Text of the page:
Canada: Canadian Appeals Monitor – SCC Monitor Post For July 2016

Last Updated: August 11 2016
Article by Katherine A. Booth and Ryan MacIsaac

Most Read Contributor in Canada, September 2018

We may be into the lazy days of midsummer, but the Supreme Court of Canada ("SCC") has been busy, releasing a number of important decisions in the areas of insurance, contract, labour & employment, constitutional, property, evidence and administrative law.


Since our last SCC Monitor post, the SCC has released the following judgments of interest:

  • Jurisdiction Over Radiocommunications: Rogers Communications Inc. v. Châteauguay (City), 2016 SCC 23 ( 36027) – One of McCarthys' Top 10 Appeals to Watch in 2016, in this decision the SCC confirmed the Federal government's jurisdiction over the location of radiocommunication infrastructure and held that the municipality's notice of reserve, which prevented Rogers from constructing an antenna system on a certain property, was ultra vires. The majority provided important guidance on the scope of the doctrines of cooperative federalism and interjurisdictional immunity. Read our blog post on this decision here.
  • Right to a Speedy Trial: R. v. Jordan, 2016 SCC 27 ( 36068) – The SCC overhauled the Charter s. 11(b) right to a trial in a reasonable time. Effectively, the accused in a criminal case is entitled to a trial within 30 months (in a superior court action), or within 18 months (in a provincial court action), from the date of the charge. Any delay longer than that presumptively breaches s. 11(b). This recent blog post contains an excellent summary and discussion of the decision, including of the potential impact to corporate defendants facing criminal or quasi-criminal prosecutions.
  • Terminal Discord on Standard of Review: Wilson v. Atomic Energy of Canada Ltd., 2016 SCC 29 ( 36354) – The SCC held that non-unionized federal employees can only be terminated for cause, if those employees choose to challenge their termination under the Canada Labour Code (unless the employee was laid off because of lack of work or discontinuance of a function). If the non-unionized employee opts to challenge the termination in court, the normal common law remedies continue to apply (notice or pay in lieu). The case is significant because the SCC justices displayed sharply divergent views on the administrative law standard of review analysis; see this previous blog post for a discussion of the decisions below.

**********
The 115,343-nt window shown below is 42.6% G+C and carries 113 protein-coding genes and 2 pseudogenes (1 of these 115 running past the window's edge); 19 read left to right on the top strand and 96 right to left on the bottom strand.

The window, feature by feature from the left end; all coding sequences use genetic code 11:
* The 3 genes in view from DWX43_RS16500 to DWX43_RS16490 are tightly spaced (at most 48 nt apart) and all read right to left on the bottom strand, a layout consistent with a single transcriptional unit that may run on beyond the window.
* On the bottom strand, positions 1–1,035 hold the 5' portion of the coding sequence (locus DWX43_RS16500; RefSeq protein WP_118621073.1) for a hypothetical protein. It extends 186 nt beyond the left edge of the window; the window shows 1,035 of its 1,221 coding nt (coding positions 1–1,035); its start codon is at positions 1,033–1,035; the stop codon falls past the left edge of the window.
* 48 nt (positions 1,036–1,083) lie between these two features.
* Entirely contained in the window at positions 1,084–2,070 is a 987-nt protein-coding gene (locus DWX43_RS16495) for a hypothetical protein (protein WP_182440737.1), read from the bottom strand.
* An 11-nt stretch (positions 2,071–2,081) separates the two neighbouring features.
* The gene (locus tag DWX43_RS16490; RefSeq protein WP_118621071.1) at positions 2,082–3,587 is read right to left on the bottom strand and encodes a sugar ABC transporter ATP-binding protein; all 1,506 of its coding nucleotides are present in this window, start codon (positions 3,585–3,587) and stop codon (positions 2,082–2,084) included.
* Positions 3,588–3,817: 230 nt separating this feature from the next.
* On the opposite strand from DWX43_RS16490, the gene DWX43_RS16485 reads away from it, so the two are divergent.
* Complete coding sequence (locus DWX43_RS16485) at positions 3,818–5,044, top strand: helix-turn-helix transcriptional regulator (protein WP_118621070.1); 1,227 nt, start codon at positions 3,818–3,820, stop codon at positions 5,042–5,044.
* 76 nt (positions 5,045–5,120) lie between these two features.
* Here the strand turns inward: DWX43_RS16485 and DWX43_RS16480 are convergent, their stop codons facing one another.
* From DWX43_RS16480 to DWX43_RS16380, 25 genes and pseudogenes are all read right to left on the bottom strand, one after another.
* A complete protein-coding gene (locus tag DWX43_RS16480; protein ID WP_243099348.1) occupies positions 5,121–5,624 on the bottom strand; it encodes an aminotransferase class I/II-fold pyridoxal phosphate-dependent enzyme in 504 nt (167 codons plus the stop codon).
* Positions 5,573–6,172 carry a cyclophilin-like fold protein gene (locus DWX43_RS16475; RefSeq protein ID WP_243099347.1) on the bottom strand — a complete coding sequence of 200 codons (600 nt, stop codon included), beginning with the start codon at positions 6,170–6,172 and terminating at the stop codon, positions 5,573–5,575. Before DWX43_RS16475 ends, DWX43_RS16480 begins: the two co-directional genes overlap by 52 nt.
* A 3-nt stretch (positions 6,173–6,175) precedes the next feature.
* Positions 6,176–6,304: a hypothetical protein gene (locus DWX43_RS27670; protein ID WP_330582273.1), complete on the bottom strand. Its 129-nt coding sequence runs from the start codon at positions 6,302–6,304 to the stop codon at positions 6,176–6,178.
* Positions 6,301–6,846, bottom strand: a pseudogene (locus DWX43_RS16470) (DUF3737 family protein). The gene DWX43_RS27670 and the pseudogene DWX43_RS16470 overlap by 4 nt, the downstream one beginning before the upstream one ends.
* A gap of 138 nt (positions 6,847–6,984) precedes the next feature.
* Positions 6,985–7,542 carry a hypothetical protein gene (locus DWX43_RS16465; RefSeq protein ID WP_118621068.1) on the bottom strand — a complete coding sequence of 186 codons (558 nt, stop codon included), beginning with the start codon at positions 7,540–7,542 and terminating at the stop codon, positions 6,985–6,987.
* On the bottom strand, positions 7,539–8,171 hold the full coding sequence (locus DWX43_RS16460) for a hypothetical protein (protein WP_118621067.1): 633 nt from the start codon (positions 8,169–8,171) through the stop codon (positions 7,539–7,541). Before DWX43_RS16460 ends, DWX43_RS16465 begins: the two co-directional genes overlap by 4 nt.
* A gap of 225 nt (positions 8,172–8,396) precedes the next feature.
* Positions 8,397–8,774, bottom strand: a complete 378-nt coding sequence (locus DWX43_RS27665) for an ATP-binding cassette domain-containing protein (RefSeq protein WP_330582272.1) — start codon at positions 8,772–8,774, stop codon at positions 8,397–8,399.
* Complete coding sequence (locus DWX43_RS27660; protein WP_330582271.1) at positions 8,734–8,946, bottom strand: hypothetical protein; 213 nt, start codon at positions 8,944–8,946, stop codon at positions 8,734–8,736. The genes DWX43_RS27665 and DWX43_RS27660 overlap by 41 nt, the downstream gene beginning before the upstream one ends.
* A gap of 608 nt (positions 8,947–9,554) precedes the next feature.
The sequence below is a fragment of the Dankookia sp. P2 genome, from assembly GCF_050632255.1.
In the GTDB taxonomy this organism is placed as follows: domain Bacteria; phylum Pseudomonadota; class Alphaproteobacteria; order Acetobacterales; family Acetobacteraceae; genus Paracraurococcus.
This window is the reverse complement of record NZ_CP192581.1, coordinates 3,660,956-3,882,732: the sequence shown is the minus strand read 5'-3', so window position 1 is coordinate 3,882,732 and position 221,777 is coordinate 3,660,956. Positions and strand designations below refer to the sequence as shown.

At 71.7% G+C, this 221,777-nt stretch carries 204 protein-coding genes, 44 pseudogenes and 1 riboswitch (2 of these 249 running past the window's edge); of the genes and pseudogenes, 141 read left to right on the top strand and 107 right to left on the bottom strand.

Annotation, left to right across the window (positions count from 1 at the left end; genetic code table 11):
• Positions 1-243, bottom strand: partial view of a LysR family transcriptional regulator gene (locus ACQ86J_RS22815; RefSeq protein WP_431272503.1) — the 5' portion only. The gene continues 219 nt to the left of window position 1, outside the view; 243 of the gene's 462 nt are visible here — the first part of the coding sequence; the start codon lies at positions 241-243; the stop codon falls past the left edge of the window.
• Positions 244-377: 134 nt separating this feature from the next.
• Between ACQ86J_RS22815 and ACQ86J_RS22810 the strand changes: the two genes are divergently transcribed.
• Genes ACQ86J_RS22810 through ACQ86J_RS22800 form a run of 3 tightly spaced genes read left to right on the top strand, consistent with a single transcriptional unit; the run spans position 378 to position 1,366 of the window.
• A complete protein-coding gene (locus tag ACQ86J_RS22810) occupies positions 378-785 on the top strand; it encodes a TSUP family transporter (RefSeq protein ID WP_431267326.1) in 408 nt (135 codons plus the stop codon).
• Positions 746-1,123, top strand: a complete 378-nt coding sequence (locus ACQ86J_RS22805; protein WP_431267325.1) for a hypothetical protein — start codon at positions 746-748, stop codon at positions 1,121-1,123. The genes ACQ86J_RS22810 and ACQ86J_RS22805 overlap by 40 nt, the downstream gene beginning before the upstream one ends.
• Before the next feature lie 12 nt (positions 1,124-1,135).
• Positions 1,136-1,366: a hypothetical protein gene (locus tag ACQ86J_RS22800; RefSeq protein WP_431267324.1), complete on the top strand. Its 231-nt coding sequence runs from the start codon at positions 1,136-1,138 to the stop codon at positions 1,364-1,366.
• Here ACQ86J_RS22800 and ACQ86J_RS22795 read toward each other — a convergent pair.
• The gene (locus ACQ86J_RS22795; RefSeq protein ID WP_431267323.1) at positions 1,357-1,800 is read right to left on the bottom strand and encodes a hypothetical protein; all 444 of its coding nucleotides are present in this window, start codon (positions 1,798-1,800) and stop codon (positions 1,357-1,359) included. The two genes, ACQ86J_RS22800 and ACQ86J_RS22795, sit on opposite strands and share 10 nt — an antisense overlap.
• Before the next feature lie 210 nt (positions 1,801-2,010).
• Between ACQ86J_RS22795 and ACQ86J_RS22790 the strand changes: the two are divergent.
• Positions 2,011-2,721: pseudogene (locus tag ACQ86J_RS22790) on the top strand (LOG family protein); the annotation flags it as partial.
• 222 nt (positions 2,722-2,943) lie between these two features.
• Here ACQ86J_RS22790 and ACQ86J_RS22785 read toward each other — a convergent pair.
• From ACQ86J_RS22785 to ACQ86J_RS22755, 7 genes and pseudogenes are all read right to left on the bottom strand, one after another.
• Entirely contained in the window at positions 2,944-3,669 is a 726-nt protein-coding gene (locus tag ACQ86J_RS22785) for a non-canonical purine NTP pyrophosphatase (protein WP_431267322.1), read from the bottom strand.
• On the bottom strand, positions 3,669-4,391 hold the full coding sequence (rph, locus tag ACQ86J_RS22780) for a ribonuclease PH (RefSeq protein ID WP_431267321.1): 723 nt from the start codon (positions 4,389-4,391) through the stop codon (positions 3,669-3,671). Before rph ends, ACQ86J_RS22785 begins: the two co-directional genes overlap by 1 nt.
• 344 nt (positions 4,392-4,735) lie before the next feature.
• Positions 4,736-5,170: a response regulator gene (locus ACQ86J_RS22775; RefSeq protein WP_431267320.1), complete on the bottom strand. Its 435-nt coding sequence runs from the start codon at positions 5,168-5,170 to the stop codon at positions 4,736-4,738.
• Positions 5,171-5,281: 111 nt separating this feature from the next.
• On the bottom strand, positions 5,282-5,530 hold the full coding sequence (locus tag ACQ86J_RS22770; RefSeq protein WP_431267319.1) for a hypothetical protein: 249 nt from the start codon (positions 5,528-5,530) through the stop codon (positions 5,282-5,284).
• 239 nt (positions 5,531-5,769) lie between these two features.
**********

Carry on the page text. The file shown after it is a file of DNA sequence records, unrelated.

• Presumptive Jurisdiction Over Dispute: Lapointe Rosenstein Marchand Melançon LLP v. Cassels Brock & Blackwell LLP, 2016 SCC 30 ( 36087) – Another one of McCarthy's Top 10 Appeals to Watch in 2016, in this decision the SCC provided clarity on the fourth Van Breda connecting factor, which provides a court with presumptive jurisdiction when a contract connected with the dispute was made in the province. The majority adopted a broad approach to this fourth factor, finding that it did not require the alleged tortfeasor to be a party to the contract or that the tortfeasor's liability flows directly from its contractual obligations. Justice Côté, dissenting, was critical of the majority's broad approach.
  • Legal Causation ≠ Scientific Causation: British Columbia (Workers' Compensation Appeal Tribunal) v. Fraser Health Authority, 2016 SCC 25 ( 36300) – This case (previously discussed here) involved claims that breast cancer was caused by the workplace environment. At the tribunal hearing of the appeal of the workers' compensation claims, medical experts opined that there was not sufficient scientific evidence to causally link the cancer to the employment. The tribunal applied a different standard of causation than the experts, holding that the cancers were caused by the employment. The SCC upheld the tribunal's decision, ruling that the tribunal could apply a lower threshold of causation under the Workers Compensation Act than the scientific threshold applied by the experts.
  • Circumstantial Evidence Clarified: R. v. Villaroman, 2016 SCC 33 ( 36435) – This decision clarifies the difference between direct and circumstantial evidence, and how circumstantial evidence may be used in criminal cases. A jury must be cautioned about "jumping to conclusions" or "filling in the blanks" with circumstantial evidence. Circumstantial evidence (reasonable inferences based on facts or evidentiary gaps, "assessed logically, and in light of human experience and common sense") is different than reasonable doubt (a degree of persuasion, or lack thereof, based on reason and common sense). The Crown may need to negative reasonable alternative theories or possibilities—but not merely speculative possibilities—where the evidence is circumstantial. "[T]o justify a conviction, the circumstantial evidence, assessed in light of human experience, should be such that it excludes any other reasonable alternative". This decision will likely be cited in many future civil lawsuits as the clearest articulation of the law governing circumstantial evidence. It will also be applicable where corporate defendants are facing criminal or quasi-criminal charges.

Leaves to Appeal Granted

The SCC granted leave to appeal the following decision: